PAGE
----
“It has already made a huge difference in the way our citizens understand money,” Mundy explains. “People from Bristol can see that change is possible and that they can attach a value to their money,” Bristol was not the first city to create a local currency but it has been the most popular so far. In the UK, the town of Lewes, East Sussex, and the Brixton area of London have both run their own experiments, and there are now around 25 cities in the country, including Exeter and Liverpool, that have a similar local method of payment.
The Bristol Pound has a 1:1 equivalence with sterling and does not set out to replace the pound, but rather to coexist alongside it and strengthen ties between the community and local traders. Mundy estimates that since 2012 a total of £B2.5m has been put into circulation, both physical and digital, although he notes that is difficult to put a definitive number on it, as paper currency is hard to measure. In any case, one of the main virtues that the promoters of the initiative highlight is being able to pay local taxes using Bristol Pounds. Doing so ensures that the quantity paid to City Hall will be reinvested nearly automatically into other local businesses instead of big companies or international corporations.
Bristol and Barcelona can experiment with more social ways of creating money
“The Bristol Pound has worked closely with European partner Social Trade Organization to deliver a digital platform,” explains Mundy. The platform is very secure and easy to use and allows payment by text message and online. “We will launch contactless cards in 2017,” says the CEO, who adds that digitalizing the currency ensures the security of the entire system and makes transactions easier than those carried out via conventional banks. The Pound’s webpage offers a list of establishments that accept the payment method.
Lucy Wheeler, who runs a local business called Beast Clothing in Saint Nicholas Market, highlights that what makes the Bristol Pound popular is the way money circulates around the local economy. “After a customer shops with us in Saint Nicholas Market we then spend those Bristol Pounds in another local shop. This supports our local economy and the money stays in the city – it doesn’t end up in The Cayman Islands, other offshore bank accounts or disappearing into other global financial systems,” assures Wheeler, who adds that some customers try to do all their Christmas shopping using the local currency.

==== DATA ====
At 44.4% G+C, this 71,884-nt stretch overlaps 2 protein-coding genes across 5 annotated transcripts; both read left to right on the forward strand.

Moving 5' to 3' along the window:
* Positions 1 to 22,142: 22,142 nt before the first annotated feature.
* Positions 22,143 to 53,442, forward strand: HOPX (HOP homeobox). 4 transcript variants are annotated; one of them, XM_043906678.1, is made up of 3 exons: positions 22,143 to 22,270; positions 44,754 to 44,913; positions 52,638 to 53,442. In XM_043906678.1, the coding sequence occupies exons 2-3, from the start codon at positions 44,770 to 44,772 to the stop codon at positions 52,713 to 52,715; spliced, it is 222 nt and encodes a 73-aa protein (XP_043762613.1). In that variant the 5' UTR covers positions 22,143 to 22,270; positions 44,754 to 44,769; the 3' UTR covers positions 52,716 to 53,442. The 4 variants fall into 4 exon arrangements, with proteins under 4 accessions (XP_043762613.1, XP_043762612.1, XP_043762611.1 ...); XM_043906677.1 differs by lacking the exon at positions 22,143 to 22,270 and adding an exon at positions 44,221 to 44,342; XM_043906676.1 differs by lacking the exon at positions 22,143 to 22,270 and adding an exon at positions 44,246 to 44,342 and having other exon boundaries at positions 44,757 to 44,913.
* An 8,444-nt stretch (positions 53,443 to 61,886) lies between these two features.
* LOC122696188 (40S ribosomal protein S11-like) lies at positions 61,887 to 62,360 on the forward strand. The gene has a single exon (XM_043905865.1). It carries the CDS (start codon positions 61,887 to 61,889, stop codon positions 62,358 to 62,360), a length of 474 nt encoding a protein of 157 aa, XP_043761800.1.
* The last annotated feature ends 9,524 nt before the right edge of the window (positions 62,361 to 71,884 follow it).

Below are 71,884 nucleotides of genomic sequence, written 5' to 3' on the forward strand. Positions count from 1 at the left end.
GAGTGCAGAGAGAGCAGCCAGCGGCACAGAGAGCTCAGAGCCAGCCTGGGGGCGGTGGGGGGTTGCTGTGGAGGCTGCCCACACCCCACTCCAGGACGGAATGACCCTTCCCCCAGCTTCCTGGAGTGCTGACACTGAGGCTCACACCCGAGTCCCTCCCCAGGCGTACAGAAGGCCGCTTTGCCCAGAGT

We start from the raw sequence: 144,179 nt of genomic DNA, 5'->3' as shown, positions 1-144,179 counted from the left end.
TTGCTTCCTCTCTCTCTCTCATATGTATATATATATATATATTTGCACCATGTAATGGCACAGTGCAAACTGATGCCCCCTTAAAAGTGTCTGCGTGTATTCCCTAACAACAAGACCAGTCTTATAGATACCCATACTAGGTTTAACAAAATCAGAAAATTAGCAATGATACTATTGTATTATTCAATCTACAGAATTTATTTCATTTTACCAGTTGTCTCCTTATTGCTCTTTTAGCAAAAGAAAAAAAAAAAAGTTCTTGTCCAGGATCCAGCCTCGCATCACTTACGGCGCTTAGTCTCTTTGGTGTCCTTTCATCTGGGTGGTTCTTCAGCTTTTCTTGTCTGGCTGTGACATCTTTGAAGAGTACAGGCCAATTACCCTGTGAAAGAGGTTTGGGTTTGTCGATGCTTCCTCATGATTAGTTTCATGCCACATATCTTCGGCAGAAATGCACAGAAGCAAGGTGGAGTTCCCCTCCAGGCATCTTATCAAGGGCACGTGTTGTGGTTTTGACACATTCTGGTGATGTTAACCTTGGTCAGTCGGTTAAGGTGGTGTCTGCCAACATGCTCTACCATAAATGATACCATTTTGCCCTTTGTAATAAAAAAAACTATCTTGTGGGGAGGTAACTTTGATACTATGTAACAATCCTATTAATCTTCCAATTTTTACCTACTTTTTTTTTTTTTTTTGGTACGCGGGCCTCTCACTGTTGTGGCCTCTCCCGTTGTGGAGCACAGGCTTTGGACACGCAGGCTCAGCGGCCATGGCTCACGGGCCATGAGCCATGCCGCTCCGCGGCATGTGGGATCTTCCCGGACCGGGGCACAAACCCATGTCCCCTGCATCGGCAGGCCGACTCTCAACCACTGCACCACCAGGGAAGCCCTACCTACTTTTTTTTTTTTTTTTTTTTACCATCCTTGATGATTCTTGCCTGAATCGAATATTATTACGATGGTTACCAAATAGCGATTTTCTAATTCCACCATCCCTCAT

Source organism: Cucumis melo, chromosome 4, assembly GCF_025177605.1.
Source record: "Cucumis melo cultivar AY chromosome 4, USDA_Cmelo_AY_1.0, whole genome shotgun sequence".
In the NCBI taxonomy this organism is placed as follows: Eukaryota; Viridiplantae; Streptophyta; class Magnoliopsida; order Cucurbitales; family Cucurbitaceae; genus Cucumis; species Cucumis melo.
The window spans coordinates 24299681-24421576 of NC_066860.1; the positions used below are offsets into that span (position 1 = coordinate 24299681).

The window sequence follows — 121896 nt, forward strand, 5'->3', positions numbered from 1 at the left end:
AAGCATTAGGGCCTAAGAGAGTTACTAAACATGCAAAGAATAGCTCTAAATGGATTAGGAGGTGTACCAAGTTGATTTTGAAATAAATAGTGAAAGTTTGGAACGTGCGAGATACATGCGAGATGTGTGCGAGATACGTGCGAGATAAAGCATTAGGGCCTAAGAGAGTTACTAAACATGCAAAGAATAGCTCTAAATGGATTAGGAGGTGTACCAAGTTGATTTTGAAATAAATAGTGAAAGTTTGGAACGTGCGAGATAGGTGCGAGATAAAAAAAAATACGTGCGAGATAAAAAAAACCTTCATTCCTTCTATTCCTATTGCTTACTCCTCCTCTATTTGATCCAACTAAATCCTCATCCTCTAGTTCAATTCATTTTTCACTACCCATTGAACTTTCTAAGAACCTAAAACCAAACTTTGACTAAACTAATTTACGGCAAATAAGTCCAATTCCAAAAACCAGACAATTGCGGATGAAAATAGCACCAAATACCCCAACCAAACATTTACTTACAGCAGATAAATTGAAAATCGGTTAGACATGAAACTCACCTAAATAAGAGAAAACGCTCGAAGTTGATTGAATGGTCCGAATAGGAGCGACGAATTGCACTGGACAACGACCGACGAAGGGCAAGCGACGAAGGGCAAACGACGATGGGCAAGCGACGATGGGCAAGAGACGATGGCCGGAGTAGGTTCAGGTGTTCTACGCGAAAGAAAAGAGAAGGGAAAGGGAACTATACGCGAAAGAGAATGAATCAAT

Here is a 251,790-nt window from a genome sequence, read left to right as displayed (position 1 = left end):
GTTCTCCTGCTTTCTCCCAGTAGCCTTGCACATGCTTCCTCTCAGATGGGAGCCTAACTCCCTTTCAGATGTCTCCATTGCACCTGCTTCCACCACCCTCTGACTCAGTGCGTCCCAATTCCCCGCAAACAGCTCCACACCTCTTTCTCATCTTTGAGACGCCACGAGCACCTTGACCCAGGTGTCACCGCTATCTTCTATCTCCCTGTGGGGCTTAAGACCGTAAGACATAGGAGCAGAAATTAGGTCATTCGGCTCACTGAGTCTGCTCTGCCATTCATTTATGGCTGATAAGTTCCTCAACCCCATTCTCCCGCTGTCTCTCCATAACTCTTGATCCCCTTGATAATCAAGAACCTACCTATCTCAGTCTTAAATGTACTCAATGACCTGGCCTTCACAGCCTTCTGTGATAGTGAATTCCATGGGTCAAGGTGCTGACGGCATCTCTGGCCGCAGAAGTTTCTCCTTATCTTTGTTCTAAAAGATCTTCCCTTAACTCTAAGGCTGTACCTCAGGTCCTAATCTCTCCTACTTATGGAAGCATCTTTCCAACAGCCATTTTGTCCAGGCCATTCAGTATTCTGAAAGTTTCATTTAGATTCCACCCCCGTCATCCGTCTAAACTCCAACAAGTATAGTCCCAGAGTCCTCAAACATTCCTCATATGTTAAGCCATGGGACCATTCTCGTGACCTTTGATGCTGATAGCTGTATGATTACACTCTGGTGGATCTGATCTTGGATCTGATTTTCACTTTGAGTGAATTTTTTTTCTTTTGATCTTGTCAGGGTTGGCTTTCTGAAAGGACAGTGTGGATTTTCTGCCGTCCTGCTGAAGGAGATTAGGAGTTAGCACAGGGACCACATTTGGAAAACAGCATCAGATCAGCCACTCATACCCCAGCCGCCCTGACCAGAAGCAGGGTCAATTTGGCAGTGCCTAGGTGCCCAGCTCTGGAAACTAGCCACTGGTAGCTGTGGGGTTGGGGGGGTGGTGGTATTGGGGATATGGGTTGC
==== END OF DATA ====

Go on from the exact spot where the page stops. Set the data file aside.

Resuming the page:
Wheeler also says that she has seen a recent increase in the use of the local currency. “A lot of people use it because it makes them feel better,” she says. “Some of them tell us that they try to buy as much as they can in the local stores that accept the Bristol Pound. There are even people who receive part of their salary in local currency,” Wheeler adds. One of them is the former mayor of Bristol, who implemented the Bristol Pound and went even further by taking his entire salary in the currency in order to encourage its use among citizens.
In Barcelona, the new local currency should take into account the city council’s main goals, argues the coordinator from the ESCI-UPF business school, Marta Segura Bonet, who has a PhD in economics. She says that to start with, the local currency will be restricted to some areas of the city, and that it will work as a complementary payment for euros.
From Bristol, Mundy says that the beginning of the project was tough, as it was hard for them to encourage local businesses to join the project. “Few people really know how tough it is to create a currency,” Mundy says. “Bristol and Barcelona can experiment with more social ways of creating money. We can choose how the money will work: change it to benefit people rather than private banks,” he concludes.
The texts will be prepared by journalism students at the Pomepeu Fabra University (UPF), who will be adapting content from Catalan current affairs every week, adding extra information and explanation to these stories so that they can be understood in a global context.